The implant was redesigned, and Grammont decided to use uncemented fixation of the glenoid component and to have half a sphere instead of two thirds of a sphere on the glenoid side. The first version of this first Delta reverse arthroplasty was used in the late 1980s.12,13 The glenoid component consisted of a metaglene plate that had a central peg and was fixed with four additional screws. A large hemisphere (36 or 42 mm) was then attached to this metal plate. This created a fixed center of rotation positioned at the bone–implant interface. The humeral component was uncemented and had a corresponding polyethylene cup with various depths to give the surgeon tools to create a stable joint. It was further redesigned into the Delta 3 arthroplasty (DePuy International, Ltd), available in 1991 (Fig. 23-5).
This implant has been further redesigned into the Delta Xtend (2007). This revised design is based on the proven features of Grammont’s ideas, and new features have been incorporated to reduce the risk of complications such as scapula notching and to facilitate the correct insertion of the implant. This reverse ball-and-socket design by Grammont has two major innovations compared to previous designs.14 It has a large glenoid hemisphere with no neck and a small humeral cup with a nonanatomic inclination angle of 155 degrees, which covers less than half of the glenosphere. This design, with a large hemisphere and no neck on the glenoid side, medializes the center of rotation and places the center of rotation at the surface of the glenoid bone. This reduces the torque forces on the component and decreases the risk of loosening. It provides a fixed center of rotation, preventing superior migration of the humeral head, and restores the length of the deltoid muscle. The large diameter also allows greater range of motion before impingement occurs. Because the center of rotation is medialized, more deltoid muscle fibers are lateral of the center of rotation, allowing more strength in abduction. The nonanatomic inclination of the humeral component places the humeral component in a low position, making it easier to restore the length of the deltoid muscle or to slightly overstretch the muscle.
Today there are several reverse ball-and-socket designs that more or less follow Grammont’s basic principles, and published series have showed good outcome. However, external rotation cannot be restored, and impingement inferiorly between the humeral component and scapula, resulting in a notch, is a concern (Fig. 23-6). To reduce notching and to improve the longevity of the implant, new designs are available; based on research and clinical experience, the surgical technique is evolving. It has been shown that a low placement of the glenoid component reduces the risk of mechanical impingement between the humeral component and the scapula.15,16 Glenoid components with polyaxial screws make it easier for the surgeon to place the component low and still have the ability to place the inferior screw into the inferior pillar of scapula.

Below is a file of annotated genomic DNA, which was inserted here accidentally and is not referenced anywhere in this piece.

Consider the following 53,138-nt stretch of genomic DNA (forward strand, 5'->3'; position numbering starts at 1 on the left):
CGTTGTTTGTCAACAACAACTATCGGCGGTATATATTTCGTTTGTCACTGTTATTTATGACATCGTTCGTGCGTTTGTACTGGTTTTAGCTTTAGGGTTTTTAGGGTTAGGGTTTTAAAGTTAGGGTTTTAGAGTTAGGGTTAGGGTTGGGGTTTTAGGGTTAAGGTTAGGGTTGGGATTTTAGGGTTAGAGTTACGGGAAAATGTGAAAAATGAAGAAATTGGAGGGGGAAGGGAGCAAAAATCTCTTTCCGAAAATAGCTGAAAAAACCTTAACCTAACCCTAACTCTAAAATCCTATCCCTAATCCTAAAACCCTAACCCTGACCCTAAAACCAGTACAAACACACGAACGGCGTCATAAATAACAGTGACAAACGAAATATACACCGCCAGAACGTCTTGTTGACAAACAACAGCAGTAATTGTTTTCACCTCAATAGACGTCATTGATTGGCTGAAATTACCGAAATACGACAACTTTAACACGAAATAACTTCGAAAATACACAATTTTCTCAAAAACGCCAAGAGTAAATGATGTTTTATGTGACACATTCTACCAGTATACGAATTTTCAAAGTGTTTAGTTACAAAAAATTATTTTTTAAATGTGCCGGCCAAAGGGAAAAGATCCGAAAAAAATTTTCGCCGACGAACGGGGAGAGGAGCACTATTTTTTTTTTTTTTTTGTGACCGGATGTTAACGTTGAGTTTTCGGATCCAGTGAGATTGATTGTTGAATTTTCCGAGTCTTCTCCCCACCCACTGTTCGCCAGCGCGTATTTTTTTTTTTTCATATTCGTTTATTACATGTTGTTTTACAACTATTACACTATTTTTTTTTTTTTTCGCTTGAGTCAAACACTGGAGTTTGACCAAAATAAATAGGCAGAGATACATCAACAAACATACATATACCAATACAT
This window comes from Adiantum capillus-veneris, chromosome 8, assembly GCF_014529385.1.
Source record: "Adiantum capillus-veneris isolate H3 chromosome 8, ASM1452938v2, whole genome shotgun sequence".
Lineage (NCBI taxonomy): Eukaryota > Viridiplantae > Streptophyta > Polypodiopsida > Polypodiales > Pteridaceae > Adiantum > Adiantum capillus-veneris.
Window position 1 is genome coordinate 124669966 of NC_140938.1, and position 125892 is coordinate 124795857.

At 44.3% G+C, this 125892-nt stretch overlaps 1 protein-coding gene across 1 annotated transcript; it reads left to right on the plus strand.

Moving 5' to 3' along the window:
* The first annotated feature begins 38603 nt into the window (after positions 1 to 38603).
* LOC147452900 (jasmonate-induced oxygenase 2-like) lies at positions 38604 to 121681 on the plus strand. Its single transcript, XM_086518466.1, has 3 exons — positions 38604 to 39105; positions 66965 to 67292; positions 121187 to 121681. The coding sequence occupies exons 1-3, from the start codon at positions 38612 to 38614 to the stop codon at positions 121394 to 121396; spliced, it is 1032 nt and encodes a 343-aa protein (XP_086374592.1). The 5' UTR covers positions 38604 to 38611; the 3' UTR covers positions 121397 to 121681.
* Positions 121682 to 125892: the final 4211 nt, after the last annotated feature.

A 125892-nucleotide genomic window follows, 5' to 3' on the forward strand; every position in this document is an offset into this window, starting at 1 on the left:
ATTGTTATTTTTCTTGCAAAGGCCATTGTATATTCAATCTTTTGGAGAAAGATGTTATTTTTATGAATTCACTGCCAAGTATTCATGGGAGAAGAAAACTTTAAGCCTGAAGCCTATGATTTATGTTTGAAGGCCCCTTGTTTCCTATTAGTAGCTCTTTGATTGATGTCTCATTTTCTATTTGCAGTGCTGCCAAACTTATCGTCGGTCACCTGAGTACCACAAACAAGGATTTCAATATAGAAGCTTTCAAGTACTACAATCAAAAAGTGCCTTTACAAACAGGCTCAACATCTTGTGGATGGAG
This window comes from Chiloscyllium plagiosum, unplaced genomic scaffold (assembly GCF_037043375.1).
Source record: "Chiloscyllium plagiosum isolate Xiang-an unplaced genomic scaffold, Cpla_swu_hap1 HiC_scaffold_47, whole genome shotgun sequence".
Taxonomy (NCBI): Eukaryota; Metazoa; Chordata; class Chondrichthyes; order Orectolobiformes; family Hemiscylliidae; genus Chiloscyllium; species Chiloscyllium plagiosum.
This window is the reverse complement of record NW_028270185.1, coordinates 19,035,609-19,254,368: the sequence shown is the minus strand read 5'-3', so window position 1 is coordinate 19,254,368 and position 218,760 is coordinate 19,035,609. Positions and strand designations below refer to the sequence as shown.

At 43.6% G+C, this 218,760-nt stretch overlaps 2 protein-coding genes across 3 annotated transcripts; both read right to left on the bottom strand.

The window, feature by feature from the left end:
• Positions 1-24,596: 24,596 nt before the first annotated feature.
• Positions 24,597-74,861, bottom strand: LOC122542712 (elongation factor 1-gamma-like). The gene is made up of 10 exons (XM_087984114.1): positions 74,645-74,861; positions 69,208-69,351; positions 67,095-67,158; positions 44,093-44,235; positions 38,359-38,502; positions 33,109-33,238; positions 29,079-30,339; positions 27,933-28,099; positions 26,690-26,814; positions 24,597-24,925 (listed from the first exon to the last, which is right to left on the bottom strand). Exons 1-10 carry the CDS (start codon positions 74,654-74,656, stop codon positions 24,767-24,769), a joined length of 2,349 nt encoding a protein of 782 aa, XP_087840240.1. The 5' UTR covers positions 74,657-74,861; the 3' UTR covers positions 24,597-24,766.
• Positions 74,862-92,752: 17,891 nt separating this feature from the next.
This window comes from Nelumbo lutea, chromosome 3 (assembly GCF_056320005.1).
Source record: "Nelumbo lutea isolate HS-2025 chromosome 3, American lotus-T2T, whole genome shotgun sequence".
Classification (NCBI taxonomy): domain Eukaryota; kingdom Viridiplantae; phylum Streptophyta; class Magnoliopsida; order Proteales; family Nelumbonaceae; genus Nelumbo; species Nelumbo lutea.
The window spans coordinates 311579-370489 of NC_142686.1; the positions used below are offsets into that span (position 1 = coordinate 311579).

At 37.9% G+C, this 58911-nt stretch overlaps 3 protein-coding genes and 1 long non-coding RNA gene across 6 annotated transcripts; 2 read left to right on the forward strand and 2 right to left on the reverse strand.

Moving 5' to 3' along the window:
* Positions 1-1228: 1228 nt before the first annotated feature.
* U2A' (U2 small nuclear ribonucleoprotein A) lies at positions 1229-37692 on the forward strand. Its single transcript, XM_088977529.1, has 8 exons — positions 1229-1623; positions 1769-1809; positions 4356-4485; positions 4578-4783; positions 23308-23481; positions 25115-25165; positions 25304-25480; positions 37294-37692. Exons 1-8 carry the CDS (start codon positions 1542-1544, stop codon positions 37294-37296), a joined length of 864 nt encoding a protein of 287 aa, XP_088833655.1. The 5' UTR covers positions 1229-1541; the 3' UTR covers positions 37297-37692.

Cuff tear arthropathy (CTA) or rotator cuff–deficient arthritic shoulder (RCDA) is not one unique pathologic entity but consists of different underlying pathologies. It is a common end stage of several disease processes with a unique clinical feature: Painful arthritic shoulder with a massive, irreparable rotator cuff defect. Often this is combined—secondary or primary—with a significant bone erosion on the glenoid and also sometimes at the humeral epiphysis.
The glenohumeral joint lacks significant intrinsic bony stability, thus it relies, to a great extent, on its soft tissue components. The rotator cuff tendons provide a major contribution to the dynamic stabilization of the glenohumeral joint by increasing the concavity–compression force in the joint.17–20 A massive tear, consisting of the supraspinatus and at least one of the other rotator cuff tendons21 (in most cases the infraspinatus) can render the rotator cuff’s anterior and posterior force couple ineffective in both the vertical and the transverse planes. The result is a diminution of joint reaction force and a change in the overall direction of the joint force that leads to the destabilization of the glenohumeral joint.22